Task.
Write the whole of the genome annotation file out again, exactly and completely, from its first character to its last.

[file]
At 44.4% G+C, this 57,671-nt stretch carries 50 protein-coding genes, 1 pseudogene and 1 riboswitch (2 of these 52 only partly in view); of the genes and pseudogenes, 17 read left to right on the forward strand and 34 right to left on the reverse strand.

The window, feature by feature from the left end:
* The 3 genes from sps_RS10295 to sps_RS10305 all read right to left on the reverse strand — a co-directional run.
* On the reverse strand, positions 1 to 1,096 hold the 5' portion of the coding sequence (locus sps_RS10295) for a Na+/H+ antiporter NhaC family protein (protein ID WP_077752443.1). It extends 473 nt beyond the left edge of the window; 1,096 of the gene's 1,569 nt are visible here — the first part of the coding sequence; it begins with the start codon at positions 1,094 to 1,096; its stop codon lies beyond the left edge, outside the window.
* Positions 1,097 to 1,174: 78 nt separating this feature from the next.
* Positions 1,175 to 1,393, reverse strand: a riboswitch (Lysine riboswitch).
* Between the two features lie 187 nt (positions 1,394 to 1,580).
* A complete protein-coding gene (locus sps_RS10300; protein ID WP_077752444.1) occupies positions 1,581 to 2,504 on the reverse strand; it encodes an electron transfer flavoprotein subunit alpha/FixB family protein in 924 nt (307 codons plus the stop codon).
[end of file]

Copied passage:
At 44.4% G+C, this 57,671-nt stretch carries 50 protein-coding genes, 1 pseudogene and 1 riboswitch (2 of these 52 only partly in view); of the genes and pseudogenes, 17 read left to right on the forward strand and 34 right to left on the reverse strand.

The window, feature by feature from the left end:
* The 3 genes from sps_RS10295 to sps_RS10305 all read right to left on the reverse strand — a co-directional run.
* On the reverse strand, positions 1 to 1,096 hold the 5' portion of the coding sequence (locus sps_RS10295) for a Na+/H+ antiporter NhaC family protein (protein ID WP_077752443.1). It extends 473 nt beyond the left edge of the window; 1,096 of the gene's 1,569 nt are visible here — the first part of the coding sequence; it begins with the start codon at positions 1,094 to 1,096; its stop codon lies beyond the left edge, outside the window.
* Positions 1,097 to 1,174: 78 nt separating this feature from the next.
* Positions 1,175 to 1,393, reverse strand: a riboswitch (Lysine riboswitch).
* Between the two features lie 187 nt (positions 1,394 to 1,580).
* A complete protein-coding gene (locus sps_RS10300; protein ID WP_077752444.1) occupies positions 1,581 to 2,504 on the reverse strand; it encodes an electron transfer flavoprotein subunit alpha/FixB family protein in 924 nt (307 codons plus the stop codon).